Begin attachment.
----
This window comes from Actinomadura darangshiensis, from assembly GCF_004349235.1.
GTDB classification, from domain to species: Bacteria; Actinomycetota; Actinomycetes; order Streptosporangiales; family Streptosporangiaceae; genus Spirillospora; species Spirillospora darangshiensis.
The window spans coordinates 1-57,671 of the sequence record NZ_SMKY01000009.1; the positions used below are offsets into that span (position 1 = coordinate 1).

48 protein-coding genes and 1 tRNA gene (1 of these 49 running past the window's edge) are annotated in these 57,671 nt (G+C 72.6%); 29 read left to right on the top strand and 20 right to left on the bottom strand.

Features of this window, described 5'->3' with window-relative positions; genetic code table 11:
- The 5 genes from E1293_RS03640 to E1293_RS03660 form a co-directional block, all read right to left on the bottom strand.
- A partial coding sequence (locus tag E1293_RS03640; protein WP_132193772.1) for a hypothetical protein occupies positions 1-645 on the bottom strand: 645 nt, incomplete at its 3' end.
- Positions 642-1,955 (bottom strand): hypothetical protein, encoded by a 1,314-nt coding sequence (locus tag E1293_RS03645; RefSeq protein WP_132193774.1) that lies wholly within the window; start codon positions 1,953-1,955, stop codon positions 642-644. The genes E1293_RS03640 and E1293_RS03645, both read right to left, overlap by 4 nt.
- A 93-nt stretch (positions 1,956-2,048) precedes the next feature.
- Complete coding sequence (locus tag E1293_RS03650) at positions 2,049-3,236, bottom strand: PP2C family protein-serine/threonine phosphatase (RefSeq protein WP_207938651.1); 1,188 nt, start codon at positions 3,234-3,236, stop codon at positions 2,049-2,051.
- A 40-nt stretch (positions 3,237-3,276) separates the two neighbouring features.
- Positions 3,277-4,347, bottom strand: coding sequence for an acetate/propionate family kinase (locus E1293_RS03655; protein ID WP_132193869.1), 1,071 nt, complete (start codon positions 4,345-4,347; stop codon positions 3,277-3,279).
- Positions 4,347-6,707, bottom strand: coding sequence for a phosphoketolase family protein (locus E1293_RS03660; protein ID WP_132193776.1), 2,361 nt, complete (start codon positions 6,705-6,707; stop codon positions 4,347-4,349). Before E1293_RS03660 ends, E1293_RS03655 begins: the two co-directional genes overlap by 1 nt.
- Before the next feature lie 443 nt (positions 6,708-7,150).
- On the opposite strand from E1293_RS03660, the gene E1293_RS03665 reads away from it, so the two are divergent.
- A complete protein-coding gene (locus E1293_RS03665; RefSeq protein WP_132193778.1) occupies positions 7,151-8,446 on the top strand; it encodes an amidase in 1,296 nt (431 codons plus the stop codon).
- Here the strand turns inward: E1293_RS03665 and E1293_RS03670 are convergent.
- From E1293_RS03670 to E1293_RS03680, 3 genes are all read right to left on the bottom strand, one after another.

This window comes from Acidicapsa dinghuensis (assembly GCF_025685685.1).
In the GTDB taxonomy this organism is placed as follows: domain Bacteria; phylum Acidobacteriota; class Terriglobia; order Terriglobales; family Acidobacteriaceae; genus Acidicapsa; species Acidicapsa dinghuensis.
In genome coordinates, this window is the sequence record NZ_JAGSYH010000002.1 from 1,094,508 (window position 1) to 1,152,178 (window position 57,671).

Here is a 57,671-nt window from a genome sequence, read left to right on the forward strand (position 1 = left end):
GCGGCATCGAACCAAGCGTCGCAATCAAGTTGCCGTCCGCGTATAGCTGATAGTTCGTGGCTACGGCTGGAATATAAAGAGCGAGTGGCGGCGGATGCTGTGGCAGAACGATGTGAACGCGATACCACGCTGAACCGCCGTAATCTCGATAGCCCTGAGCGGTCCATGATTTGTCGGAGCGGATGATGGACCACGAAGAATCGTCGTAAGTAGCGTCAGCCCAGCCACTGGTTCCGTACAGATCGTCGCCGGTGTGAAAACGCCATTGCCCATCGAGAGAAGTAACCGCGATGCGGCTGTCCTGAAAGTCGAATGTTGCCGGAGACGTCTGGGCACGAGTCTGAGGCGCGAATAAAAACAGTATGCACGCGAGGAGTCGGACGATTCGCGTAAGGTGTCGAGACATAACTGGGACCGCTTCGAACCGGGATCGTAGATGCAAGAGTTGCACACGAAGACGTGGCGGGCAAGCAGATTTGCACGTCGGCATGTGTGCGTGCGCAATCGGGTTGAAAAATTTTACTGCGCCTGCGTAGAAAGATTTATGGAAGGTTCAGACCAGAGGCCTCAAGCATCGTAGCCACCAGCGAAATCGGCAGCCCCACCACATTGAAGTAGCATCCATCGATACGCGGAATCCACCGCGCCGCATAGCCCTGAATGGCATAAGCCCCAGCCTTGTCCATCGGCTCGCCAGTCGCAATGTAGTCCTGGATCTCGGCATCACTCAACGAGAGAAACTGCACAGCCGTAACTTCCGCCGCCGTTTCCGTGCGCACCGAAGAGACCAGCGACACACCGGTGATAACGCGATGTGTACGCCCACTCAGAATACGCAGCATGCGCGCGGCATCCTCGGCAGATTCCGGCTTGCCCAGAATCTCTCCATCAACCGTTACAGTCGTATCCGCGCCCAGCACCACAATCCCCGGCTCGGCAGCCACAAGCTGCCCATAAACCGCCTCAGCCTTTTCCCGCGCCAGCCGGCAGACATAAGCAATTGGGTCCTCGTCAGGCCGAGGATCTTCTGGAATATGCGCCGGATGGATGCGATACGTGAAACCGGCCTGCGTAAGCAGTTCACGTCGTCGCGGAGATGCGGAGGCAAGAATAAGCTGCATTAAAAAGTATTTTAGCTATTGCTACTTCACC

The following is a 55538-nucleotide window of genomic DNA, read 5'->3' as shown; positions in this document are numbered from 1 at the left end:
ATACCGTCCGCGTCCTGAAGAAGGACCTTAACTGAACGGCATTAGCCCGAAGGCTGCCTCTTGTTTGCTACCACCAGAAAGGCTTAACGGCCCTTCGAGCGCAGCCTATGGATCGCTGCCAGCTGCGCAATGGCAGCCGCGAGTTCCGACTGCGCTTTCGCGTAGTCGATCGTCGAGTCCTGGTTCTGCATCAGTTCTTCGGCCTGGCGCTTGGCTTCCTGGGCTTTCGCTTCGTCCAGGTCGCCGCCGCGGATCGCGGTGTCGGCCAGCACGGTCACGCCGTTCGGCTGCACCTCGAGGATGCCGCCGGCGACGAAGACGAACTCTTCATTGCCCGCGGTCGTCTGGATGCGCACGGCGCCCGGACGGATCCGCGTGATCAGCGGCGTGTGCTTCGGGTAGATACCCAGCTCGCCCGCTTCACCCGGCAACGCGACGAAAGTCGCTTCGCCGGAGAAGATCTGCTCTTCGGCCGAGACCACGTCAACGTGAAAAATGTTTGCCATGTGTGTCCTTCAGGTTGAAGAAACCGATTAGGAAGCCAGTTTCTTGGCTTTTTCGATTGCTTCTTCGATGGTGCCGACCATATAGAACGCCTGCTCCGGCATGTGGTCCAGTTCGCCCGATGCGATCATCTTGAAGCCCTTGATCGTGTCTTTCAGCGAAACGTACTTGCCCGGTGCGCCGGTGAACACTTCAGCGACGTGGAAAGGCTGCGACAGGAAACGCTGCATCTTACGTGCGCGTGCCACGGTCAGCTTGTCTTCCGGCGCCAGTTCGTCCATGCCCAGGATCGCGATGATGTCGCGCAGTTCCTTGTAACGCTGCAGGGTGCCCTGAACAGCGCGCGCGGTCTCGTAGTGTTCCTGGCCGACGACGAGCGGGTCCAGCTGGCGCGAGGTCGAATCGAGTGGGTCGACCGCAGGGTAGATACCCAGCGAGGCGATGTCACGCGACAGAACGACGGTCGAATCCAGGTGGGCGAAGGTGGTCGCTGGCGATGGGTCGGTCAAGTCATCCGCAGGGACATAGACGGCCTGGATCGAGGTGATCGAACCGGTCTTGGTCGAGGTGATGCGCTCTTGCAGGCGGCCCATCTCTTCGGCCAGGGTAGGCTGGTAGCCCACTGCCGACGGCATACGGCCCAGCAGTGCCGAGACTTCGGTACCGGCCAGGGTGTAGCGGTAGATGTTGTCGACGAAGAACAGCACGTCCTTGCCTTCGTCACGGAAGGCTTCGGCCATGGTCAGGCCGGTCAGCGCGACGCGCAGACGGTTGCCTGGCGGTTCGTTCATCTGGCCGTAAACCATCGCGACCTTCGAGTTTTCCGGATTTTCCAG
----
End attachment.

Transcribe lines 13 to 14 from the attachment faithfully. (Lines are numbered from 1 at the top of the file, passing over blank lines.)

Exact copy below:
- Positions 4,347-6,707, bottom strand: coding sequence for a phosphoketolase family protein (locus E1293_RS03660; protein ID WP_132193776.1), 2,361 nt, complete (start codon positions 6,705-6,707; stop codon positions 4,347-4,349). Before E1293_RS03660 ends, E1293_RS03655 begins: the two co-directional genes overlap by 1 nt.
- Before the next feature lie 443 nt (positions 6,708-7,150).